Wednesday, March 13, 2019

The Juggler, The Grayling, The Horse and His Lover


But before the guff, the pitch.

Here's the site straddling the Test and Dever Valleys where an American owned company would like to build a bonfire twice the size of Winchester Cathedral. Visitors to this parish will be aware that I like a fire, but this is the mother of all incinerators with chimneys 90m high that generates electricity and dividends. It's called the Harewood Wheelabrator and it uses groundwater. Give it a google and make your own mind up as to whether it's a good addition to the Test and Dever valleys.

Right on we go with another chunk of guff, and following the fire (see previous guff) the flood.

Not the flood that would be manna for this valley, but the flood that flowed down my waders when I stumbled in the river and fell flat on my face in three feet of water. The experimentation with the cult of wild water swimming was swiftly brought to a conclusion and after a chilly tractor ride home I took an early lunch.

I'll break off there, because Talksport's coverage of the recent Liverpool v Burnley game comes to mind. Three one in front, Liverpool were described as "going for the juggler". I've had an interest in football for some years. As a player I started off as a left winger and ended up at left back. Throughout my backward progression through the side, I don't think I ever pulled on the juggler's jersey. I refrained from faxing the show. DAB is a great thing and yes, the wide choice of channels, but goodness there's a lot of tosh uttered out there in commercial radio land.

The grayling season is drawing to a close and it hasn't been great. The train ticket thing didn't go well and then there were the phantom ferries....

Apologies, wrong grayling,

The grayling season is drawing to a close and it hasn't been great. There are undoubtedly fewer fish in the river and numbers of fish caught are down on previous winters. Yes the Otters and yes the Graculus, but spawning doesn't seem to have gone well two to three years ago. We still retain a reasonable head of sexually mature fish who currently assume an increasingly dark tone. Fingers crossed that they spawn well this spring and fry survival rates are good.

This short film was taken six years ago in early April. I've not seen grayling spawning in numbers such as this in the Dever since.

Storm Freya was an event and a big old ash cashed in its' chips on the island in the flight pond. Access wasn't easy and much of it was held up by surrounding trees so working out where weight lay and which limbs will fall which way troubled the grey matter a tad. Which is a conundrum I face most evenings when climbing into bed, so a plan was swiftly formed.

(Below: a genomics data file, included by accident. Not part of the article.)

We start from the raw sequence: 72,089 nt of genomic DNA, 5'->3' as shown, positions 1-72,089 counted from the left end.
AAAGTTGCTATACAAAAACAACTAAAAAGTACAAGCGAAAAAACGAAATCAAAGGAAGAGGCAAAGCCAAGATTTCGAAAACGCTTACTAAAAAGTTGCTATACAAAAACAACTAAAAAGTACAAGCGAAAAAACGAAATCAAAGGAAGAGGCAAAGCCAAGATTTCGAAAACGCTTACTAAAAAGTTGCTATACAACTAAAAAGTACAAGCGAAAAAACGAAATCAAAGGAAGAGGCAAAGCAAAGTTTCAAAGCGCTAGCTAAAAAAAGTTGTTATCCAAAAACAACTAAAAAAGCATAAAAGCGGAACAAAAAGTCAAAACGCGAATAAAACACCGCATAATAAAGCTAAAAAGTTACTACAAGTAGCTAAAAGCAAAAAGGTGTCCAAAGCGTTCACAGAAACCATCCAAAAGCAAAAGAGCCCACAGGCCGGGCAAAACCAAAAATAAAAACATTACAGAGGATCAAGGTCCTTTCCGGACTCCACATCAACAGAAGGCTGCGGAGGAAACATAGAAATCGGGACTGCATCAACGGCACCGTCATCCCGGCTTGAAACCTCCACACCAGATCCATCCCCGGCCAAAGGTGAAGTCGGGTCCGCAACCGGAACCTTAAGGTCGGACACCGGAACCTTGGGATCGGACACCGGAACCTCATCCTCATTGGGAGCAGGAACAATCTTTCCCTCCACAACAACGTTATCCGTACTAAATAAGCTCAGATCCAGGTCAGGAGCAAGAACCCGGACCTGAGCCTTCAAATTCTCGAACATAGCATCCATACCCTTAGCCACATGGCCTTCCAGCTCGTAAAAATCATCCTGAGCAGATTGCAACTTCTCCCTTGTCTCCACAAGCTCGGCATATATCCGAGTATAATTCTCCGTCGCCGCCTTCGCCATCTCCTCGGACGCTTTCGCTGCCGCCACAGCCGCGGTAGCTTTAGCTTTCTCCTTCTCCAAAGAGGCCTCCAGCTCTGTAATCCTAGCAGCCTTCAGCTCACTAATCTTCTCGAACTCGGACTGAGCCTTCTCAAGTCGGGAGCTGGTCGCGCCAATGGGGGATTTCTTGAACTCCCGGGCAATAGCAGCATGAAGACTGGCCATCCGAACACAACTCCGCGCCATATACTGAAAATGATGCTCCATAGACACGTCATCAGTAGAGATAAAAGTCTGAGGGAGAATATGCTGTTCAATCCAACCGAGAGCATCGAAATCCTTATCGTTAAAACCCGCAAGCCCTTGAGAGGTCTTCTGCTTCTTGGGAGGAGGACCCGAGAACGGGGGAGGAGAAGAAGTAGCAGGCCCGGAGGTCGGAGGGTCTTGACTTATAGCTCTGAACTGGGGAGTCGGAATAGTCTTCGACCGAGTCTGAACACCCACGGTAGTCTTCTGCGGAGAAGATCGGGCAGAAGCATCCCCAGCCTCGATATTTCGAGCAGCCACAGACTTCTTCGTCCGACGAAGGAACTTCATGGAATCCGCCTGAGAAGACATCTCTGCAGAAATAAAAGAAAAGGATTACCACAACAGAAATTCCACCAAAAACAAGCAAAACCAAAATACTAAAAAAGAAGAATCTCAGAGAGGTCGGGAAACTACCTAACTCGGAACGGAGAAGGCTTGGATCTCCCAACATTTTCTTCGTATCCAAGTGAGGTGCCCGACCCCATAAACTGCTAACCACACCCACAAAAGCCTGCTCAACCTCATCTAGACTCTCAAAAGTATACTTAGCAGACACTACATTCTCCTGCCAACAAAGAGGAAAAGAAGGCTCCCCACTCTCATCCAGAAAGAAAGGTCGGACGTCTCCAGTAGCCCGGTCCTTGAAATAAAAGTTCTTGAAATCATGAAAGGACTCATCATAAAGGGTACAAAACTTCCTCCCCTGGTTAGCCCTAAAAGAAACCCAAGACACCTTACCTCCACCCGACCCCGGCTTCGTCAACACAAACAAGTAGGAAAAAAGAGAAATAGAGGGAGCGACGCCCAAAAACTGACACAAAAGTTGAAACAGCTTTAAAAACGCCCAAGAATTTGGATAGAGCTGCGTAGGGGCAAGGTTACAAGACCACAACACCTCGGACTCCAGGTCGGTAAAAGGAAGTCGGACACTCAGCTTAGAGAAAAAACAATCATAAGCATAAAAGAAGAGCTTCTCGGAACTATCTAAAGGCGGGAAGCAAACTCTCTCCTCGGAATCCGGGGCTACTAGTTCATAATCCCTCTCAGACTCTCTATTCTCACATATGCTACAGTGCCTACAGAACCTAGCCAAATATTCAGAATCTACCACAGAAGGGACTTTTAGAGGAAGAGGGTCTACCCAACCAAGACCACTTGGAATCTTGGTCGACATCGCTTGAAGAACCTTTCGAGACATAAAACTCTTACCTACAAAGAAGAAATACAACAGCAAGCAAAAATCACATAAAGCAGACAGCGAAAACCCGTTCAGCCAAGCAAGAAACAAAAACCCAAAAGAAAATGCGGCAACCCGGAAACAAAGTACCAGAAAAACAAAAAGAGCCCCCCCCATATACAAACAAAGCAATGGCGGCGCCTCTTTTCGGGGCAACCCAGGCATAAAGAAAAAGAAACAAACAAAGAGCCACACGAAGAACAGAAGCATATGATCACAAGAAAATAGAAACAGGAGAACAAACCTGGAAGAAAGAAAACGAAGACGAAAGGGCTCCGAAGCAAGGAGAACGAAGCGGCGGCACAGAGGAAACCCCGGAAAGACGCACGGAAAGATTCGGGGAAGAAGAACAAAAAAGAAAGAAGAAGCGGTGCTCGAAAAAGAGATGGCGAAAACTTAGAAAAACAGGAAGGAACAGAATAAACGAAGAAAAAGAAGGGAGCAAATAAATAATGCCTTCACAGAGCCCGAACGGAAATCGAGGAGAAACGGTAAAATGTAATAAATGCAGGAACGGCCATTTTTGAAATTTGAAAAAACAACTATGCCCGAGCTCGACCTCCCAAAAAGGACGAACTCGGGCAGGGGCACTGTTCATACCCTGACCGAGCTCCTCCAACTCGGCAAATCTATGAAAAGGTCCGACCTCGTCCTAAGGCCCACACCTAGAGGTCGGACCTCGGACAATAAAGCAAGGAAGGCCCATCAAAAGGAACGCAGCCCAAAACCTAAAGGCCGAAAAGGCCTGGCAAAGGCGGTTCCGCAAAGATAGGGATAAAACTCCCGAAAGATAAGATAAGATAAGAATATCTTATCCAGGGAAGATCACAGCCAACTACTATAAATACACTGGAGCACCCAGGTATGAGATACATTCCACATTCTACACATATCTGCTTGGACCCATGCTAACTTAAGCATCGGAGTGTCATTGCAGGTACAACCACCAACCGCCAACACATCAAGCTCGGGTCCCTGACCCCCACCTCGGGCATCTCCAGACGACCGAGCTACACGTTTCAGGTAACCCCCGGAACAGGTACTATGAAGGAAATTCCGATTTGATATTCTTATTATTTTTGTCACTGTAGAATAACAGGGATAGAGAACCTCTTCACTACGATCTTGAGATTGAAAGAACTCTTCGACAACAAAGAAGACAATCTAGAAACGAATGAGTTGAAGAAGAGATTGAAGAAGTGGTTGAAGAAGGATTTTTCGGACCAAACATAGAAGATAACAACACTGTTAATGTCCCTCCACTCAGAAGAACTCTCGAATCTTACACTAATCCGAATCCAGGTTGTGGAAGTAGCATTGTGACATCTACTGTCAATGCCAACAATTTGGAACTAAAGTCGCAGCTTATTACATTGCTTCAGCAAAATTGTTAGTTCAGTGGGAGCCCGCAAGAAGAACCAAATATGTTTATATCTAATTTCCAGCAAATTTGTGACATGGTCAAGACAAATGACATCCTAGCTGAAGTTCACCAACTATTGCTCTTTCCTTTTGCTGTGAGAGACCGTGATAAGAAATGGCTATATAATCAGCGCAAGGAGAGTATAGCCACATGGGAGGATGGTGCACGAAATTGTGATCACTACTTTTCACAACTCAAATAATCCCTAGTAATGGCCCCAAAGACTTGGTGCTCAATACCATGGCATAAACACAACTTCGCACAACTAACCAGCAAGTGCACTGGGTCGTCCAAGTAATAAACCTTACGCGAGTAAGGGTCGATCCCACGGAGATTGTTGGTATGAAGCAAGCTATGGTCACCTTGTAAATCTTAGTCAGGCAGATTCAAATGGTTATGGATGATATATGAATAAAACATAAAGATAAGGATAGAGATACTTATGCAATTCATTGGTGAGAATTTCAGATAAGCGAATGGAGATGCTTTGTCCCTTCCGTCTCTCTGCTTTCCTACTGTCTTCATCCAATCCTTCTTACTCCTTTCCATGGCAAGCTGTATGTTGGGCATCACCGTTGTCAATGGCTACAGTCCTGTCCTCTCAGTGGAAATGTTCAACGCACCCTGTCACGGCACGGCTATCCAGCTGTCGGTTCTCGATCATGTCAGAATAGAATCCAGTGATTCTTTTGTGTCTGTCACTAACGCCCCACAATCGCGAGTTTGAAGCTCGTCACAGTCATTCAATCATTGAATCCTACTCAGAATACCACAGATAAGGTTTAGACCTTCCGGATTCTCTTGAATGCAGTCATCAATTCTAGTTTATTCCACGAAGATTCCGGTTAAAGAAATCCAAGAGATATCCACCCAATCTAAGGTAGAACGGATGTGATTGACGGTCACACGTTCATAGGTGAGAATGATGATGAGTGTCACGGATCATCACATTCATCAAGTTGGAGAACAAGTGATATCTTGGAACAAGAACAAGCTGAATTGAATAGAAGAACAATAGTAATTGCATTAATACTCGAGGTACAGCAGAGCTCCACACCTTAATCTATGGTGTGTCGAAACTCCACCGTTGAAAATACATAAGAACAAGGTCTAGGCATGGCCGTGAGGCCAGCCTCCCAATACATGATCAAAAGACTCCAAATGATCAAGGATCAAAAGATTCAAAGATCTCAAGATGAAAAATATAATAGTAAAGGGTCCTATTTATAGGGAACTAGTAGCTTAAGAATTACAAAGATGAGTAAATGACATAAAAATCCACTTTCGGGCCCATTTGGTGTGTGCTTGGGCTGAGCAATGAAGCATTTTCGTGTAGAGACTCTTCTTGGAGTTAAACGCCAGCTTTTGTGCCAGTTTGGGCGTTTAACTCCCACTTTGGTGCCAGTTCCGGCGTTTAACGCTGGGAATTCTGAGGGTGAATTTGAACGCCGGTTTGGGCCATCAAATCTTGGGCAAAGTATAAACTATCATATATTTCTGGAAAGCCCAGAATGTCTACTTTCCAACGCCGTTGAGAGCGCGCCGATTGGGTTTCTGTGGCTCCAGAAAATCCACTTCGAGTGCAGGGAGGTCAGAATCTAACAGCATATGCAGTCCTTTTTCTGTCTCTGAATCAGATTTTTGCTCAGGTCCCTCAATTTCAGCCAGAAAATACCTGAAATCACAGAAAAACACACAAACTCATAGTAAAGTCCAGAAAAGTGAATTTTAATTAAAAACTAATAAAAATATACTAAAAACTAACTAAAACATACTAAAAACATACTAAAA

Boats were briefly invoked, along with the requisite, levers fulcrums and bars, and four days later we have a heck of a heap of ash, cut in to lumps that must all be carried over the bridge by hand.

That, or I build a bridge big enough to take the tractor.

The Test and Itchen river report for 2018 dropped through the door the other day. There are many contributors including a chunk of guff from this parish and it serves as a reasonably reliable bellwether as to the current state of play in each of the river valleys. Those who have fished here will recognise the front cover, but rest assured that the river's flow has not been reversed or the bridge to the fishing hut moved. For whatever reason the picture editor flipped the picture around on the computer.

Emerging from work in the wood, we are having a few days replenishing the log store. The log splitter has been oiled and greased and put to work on piling up the logs for next winter.

Through with Storm Freya we are currently on the cusp of Storm Granville (I think that's right, it definitely begins with a "G" it' seems to be how these things work) Yesterday it rained all day and today we had wind. The river is on the rise and water has appeared in the ditch half way up to the field known across the ages as "Spring Bottom" but we need a good bit more yet in a diminishing period of time. Ducks are pairing up and competition among drakes over which duck to set to partners with is fierce. Roe deer are particularly active and half a dozen switch from periods of sunning themselves under a sheltered hedge on the hill to feeding in the wood, with a couple of good bucks among them.

Otis & Moss, bespoke tailors to the rich and famous,

or possibly our two labradors,

are also in good nick, although Otis is shedding his winter coat. A heavy moulter, he is literally falling apart.

Moss's training is going well and he has learnt to use the TV remote control.

I popped home for a cup of tea the other afternoon and found him taking in the Champion Hurdle at Cheltenham.

Does he have an online account with Ladbrokes? we don't know. A secret smart phone that he has kept from us? we don't know, but we've never had a dog like him.

He has a passing interest in shooting and fishing, but we increasingly find him in front of a screen. A first world problem I know, but binge watching Crufts and the Cheltenham festival will not broaden his mind. We've pushed BBC4 and Sky Arts but he demonstrates no interest, it's the gee gees, the dogs or nothing.

We have introduced "Parental Control" on access to The Racing Channel and At the Races, but can't keep up with the channels that screen "Police Dog Camera Action!"

Dogs eh?


1 comment:

The Two Terriers said...

It's official, I have log envy. Again. Spring Bottom is half full. I'm waiting for the next bulletin on the Palace gates.